Baseball league plan needs time
PARKERSBURG – The commissioner of the Frontier League said that even if another area lands the independent league’s 14th franchise, it won’t be the third strike in efforts to bring professional baseball back to Parkersburg.
“We’ve got quite a few interested cities and places that are building facilities, wanting to build facilities,” said Bill Lee, commissioner of the league, which currently consists of 13 franchises spread from Missouri to Pennsylvania and one traveling team – the Frontier Greys – to give them an even number of competitors.
Communities in Indiana, Michigan and Wisconsin also are in various stages of work to establish their own teams, Lee said.
Washington Wild Things owner Stu Williams, who also is interested in owning a Parkersburg team, said in January that if someone else filled that 14th slot it could be harder for this area to get a team in the league. But Lee said league owners voted to cap membership at 16 teams, which means there’s still room for Parkersburg to join and not rush to do so.
“We want to give teams the opportunities to be successful,” Lee said. “I would think right now, the earliest you’re looking at (a Parkersburg team taking the field) would be probably 2016.”
The second phase of a feasibility study for building a ballpark and establishing a team in the local area is under way, looking at financing models and a pair of potential sites – Fort Boreman Hill and the Sixth Street area of downtown Parkersburg.
A conference call was held Friday and Mayor Bob Newell said it appears neither location has a financial advantage over the other.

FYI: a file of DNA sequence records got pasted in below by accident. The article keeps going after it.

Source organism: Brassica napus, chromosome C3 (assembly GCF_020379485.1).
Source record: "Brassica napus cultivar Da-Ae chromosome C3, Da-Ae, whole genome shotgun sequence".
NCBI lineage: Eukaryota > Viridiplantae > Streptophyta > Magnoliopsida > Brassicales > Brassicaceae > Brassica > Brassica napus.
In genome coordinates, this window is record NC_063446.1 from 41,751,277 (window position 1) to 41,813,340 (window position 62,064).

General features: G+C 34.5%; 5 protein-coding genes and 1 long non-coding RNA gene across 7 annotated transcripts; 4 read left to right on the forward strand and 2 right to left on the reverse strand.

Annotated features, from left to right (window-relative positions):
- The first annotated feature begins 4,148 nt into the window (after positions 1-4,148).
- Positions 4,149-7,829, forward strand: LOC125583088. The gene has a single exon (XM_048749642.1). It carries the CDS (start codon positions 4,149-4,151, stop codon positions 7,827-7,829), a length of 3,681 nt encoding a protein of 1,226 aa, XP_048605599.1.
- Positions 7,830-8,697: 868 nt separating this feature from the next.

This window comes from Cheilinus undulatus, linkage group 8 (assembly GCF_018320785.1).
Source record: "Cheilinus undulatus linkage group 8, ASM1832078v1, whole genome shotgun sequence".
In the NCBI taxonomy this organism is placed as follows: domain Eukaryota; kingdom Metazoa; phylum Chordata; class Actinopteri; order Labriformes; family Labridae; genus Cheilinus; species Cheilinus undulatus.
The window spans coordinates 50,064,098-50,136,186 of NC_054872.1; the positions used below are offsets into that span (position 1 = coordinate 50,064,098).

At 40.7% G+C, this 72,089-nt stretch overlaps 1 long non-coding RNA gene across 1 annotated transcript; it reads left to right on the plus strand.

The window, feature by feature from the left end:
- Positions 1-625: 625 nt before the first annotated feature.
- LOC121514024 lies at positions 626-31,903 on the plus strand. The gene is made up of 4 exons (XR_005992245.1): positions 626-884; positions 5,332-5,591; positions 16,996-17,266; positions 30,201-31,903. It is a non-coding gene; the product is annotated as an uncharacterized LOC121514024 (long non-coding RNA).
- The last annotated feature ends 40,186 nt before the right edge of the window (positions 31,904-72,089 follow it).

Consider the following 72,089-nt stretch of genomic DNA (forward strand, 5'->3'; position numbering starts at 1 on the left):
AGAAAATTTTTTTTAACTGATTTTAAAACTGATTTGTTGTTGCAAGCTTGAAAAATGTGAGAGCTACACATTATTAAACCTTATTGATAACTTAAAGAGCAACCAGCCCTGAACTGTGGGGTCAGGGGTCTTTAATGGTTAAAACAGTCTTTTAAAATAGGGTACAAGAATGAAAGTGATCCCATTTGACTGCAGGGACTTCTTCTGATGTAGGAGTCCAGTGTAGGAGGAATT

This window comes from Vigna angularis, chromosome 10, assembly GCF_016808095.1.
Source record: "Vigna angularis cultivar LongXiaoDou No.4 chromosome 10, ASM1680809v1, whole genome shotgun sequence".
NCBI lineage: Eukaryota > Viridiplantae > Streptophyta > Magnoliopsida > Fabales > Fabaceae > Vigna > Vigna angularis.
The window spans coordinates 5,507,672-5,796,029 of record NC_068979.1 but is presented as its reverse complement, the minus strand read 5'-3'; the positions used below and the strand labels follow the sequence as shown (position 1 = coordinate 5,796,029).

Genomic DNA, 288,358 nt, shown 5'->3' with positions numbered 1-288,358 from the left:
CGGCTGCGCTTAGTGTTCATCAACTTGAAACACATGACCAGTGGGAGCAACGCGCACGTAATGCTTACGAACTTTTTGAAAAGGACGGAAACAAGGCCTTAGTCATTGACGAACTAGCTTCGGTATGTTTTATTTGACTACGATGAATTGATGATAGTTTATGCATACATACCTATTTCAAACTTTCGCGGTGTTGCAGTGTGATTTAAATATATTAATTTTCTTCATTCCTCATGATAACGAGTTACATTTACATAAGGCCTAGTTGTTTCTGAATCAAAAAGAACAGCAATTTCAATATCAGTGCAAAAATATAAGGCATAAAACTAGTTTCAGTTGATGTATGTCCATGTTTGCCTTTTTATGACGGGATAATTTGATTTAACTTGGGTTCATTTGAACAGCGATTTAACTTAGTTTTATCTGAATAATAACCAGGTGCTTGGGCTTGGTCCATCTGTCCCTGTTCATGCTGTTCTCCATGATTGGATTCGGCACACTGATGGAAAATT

“They’re both doable,” he said. “They have evaluated both sites, and they’re equal in just about every way.”
Newell said while he wants a decision on whether the process will move forward this year, he’s glad to see the owners won’t have to race the clock to make it happen.
“That’s good news,” he said of Lee’s comments about 16 teams.
Tom Rooney, president of the Rooney Sports and Entertainment Group which is working with the Wood County Development Authority Parkersburg Baseball Study Committee, said rushing to be the 14th team “would be a race we would not want to run.”
“What Parkersburg is doing has a high degree of due diligence associated,” he said. “I’m confident that if we demonstrate the viability of the business plan there and we come up with a private-public partnership that is fair to all, that when the time comes to move, we will get a team.”
That could be a new Frontier League team or perhaps an existing one looking to relocate, Rooney said. He said he also wouldn’t rule out a team in the Prospect League, a summer collegiate wood bat league, or even a Minor League affiliate of a Major League team.
Lee said Parkersburg would be a good fit for the Frontier League geographically. A team like the Missouri-based River City Rascals could tie a road trip against the team here in with a series at the Wild Things in Washington, Pa., or the Lake Erie Crushers near Cleveland.
“They can hit two cities, rather than just one,” Lee said.
“Parkersburg is ideal from that standpoint, for the geographic balance plus the potential for rivalries,” he said.